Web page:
This morning, I read a post on the Charlotte Agenda that the Charlotte City Council is looking to crackdown on Charlotte’s first and only tiny house neighborhood, Keyo Park West. The tiny houses that are being developed and sold in the neighborhood in question are regular houses, just with 1 or 2 bedrooms and are affordably priced. The city council is being petitioned by residents from Charlotte’s Coulwood neighborhood to stop the project as they’ve been told the project will lower their home values.
For the record, neither myself or JANDA represent the Seller / Developer of Keyo Park West.
Okay, now that’s out the way, let’s address some of the concerns.
The tiny houses are a niche product and will lower neighboring home values.
This is laughable and completely false. While the tiny house movement may seem like a fad to some, they may be the last bastion of truly affordable home ownership. Unlike many of the tiny houses featured on tv shows, Keyo Park West units feature a real foundation just like any other permanent real estate. The entry level home features 1 bedroom, 1 bath, 493 sq ft, .20 acre lot and is priced at $89,995. That’s $182.54 per sq ft for a new house.
Within a 1 mile radius of this neighborhood, the average selling price per sq ft is $93.75, with sales prices ranging from $58,900 to $259,000. 601 Morningside Rd is a 1 bed, 1 bath 616 sq ft home that was built in 1963 and listed for sale for $58,900. The next smallest square footage wise is a 2 bed, 1 bath, 819 sq ft home on Merrily Lane that recently sold for $85,000.
So I ask of you: who’s dragging down property values: the new single family neighborhood or the existing homes?
Next Complaint: Tiny Houses are the Wrong Product at the Wrong Time.
I would argue that a tiny home neighborhood would be the EXACT RIGHT product for that neighborhood. The 28214 zip code was hit hard by the recession, resulting in many single family homes becoming converted to rental properties. Within the same 1 mile radius as mentioned before, there are a total of 504 minimum 1 bed 1 bath properties that are non-owner occupied (vs 1501 home showing owner occupied) and the rents are over $1,000 per month. The least expensive home available for rent in all of 28214 is a 2 bed townhouse for $1,150, while the mortgage on the entry level Keyo Park West home would run around $600 per month 30 year PITI.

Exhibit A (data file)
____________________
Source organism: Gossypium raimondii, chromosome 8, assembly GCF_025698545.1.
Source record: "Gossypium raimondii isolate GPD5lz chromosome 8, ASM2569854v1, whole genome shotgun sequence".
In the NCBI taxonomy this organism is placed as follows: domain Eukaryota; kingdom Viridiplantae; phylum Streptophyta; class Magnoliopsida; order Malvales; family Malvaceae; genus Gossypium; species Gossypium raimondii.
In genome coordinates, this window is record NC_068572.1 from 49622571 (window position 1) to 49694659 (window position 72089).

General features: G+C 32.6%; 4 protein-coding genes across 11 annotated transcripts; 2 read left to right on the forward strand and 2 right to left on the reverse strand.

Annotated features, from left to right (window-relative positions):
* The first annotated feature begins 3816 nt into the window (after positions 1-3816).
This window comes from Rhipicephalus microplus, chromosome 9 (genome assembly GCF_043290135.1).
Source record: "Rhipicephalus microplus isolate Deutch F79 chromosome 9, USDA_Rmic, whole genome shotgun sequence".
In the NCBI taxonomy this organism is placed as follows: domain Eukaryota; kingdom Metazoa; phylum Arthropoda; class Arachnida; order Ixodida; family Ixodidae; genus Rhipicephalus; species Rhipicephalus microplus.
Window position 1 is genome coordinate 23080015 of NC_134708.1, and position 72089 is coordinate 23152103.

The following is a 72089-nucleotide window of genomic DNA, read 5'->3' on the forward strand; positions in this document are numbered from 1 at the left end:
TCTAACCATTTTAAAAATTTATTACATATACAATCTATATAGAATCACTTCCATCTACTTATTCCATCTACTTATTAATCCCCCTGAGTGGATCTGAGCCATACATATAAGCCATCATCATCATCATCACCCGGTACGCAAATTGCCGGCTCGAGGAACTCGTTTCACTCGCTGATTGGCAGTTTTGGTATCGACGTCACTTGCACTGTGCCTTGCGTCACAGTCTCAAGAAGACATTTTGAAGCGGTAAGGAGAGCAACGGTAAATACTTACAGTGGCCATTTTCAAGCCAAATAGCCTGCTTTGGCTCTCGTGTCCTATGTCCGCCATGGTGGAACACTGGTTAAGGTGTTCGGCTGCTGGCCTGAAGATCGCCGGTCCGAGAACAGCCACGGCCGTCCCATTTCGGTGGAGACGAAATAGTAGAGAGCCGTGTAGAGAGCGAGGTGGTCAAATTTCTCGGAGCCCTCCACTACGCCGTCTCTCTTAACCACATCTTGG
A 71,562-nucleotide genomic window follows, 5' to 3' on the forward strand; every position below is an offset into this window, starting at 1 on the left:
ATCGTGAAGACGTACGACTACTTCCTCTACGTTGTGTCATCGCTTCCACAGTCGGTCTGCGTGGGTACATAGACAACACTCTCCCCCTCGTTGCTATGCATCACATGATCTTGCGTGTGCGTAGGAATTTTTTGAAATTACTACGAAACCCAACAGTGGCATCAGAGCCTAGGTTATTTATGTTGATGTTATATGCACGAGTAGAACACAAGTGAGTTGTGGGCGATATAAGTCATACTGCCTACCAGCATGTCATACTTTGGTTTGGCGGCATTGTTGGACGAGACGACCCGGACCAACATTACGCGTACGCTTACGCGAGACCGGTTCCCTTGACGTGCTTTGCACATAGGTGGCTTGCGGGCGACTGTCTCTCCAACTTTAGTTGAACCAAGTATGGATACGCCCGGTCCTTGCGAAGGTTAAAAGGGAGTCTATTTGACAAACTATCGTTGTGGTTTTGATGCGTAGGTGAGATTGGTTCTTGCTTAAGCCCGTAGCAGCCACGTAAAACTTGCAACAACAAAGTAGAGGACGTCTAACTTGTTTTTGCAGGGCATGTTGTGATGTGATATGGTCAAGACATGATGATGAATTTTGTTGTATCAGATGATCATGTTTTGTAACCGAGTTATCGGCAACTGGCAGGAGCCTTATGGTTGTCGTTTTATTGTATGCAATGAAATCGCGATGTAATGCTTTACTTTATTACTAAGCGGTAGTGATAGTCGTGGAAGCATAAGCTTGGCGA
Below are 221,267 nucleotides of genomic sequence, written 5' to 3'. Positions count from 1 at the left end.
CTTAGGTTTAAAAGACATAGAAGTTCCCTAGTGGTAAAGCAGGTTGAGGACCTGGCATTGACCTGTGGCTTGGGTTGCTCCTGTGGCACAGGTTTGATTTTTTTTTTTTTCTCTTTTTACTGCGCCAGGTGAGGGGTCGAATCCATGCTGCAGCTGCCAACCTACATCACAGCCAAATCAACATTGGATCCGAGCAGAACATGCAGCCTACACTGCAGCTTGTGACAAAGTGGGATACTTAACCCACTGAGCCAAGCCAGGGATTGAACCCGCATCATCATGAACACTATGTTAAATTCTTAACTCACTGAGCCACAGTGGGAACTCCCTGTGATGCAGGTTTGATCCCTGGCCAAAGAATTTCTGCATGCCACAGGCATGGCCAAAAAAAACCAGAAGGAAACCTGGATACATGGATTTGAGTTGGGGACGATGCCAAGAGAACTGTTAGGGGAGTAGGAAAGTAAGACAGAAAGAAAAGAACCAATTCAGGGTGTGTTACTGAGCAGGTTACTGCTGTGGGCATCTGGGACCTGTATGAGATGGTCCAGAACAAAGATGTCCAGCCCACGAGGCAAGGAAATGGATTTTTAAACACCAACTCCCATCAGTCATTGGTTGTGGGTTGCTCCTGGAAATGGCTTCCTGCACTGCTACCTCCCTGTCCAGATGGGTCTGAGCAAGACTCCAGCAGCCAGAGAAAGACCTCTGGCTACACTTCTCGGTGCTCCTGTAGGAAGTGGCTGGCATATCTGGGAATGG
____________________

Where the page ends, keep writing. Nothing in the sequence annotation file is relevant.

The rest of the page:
Homeowners being able to afford the homes that they’re living in is a good thing and will lead to further investment in this part of Charlotte.
Final Complaint: The City Council Must Do Something.
I don’t hold much faith in the Charlotte City Council and I say that with respect. The decisions they have allowed in this city with regards to housing have been, at best lazy and at worst a dereliction of duty. For the better part of six years, apartment developers have had their way with the City Council with most rezoning approvals meeting little to no opposition. This resulted in many affordable housing options being eliminated for residents throughout Charlotte and many residents forced out.
A tiny house neighborhood creates a much more affordable option for residents and with available incentives from the NCHFA and VA, some can even obtain down payment assistance.
I applaud the developer for trying something different and, from all accounts, succeeding. The reality is that not everyone can afford a $250,000 house or even wants a $250,000 house. While the mortgage payments are equivalent to the amount some are paying in rent, saving the 5-6% for the down payment and closing costs can be difficult.
If the Charlotte City Council does ANYTHING to impede this and other similar developments like this, they should be promptly removed from office for incompetence. That’s just my 2 cents. Please reach out to members on the city council and express your opinion – hopefully in support of projects like Keyo Parkk West. I will be reaching out to my representative in the morning.